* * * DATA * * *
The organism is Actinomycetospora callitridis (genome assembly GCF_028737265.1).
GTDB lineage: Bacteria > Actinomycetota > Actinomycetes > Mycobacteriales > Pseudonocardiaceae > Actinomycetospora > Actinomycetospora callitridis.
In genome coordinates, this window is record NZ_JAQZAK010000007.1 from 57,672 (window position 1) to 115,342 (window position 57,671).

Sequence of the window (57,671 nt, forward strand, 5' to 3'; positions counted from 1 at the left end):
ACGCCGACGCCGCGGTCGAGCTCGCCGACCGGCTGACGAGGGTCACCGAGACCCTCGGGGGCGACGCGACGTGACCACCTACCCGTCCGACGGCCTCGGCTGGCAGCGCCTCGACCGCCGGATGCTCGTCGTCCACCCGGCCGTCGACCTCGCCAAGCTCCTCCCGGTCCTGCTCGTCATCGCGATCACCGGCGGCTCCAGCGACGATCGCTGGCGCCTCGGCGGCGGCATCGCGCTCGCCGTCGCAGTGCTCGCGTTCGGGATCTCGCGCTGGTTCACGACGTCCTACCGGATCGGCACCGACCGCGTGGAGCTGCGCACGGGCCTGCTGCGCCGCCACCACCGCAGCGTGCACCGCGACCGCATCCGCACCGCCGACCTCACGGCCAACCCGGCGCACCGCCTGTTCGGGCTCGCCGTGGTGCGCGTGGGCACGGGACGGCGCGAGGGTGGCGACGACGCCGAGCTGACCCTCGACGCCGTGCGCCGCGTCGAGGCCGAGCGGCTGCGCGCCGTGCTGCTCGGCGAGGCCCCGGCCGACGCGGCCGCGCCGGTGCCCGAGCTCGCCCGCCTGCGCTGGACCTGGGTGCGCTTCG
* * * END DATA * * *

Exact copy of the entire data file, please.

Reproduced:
The organism is Actinomycetospora callitridis (genome assembly GCF_028737265.1).
GTDB lineage: Bacteria > Actinomycetota > Actinomycetes > Mycobacteriales > Pseudonocardiaceae > Actinomycetospora > Actinomycetospora callitridis.
In genome coordinates, this window is record NZ_JAQZAK010000007.1 from 57,672 (window position 1) to 115,342 (window position 57,671).

Sequence of the window (57,671 nt, forward strand, 5' to 3'; positions counted from 1 at the left end):
ACGCCGACGCCGCGGTCGAGCTCGCCGACCGGCTGACGAGGGTCACCGAGACCCTCGGGGGCGACGCGACGTGACCACCTACCCGTCCGACGGCCTCGGCTGGCAGCGCCTCGACCGCCGGATGCTCGTCGTCCACCCGGCCGTCGACCTCGCCAAGCTCCTCCCGGTCCTGCTCGTCATCGCGATCACCGGCGGCTCCAGCGACGATCGCTGGCGCCTCGGCGGCGGCATCGCGCTCGCCGTCGCAGTGCTCGCGTTCGGGATCTCGCGCTGGTTCACGACGTCCTACCGGATCGGCACCGACCGCGTGGAGCTGCGCACGGGCCTGCTGCGCCGCCACCACCGCAGCGTGCACCGCGACCGCATCCGCACCGCCGACCTCACGGCCAACCCGGCGCACCGCCTGTTCGGGCTCGCCGTGGTGCGCGTGGGCACGGGACGGCGCGAGGGTGGCGACGACGCCGAGCTGACCCTCGACGCCGTGCGCCGCGTCGAGGCCGAGCGGCTGCGCGCCGTGCTGCTCGGCGAGGCCCCGGCCGACGCGGCCGCGCCGGTGCCCGAGCTCGCCCGCCTGCGCTGGACCTGGGTGCGCTTCG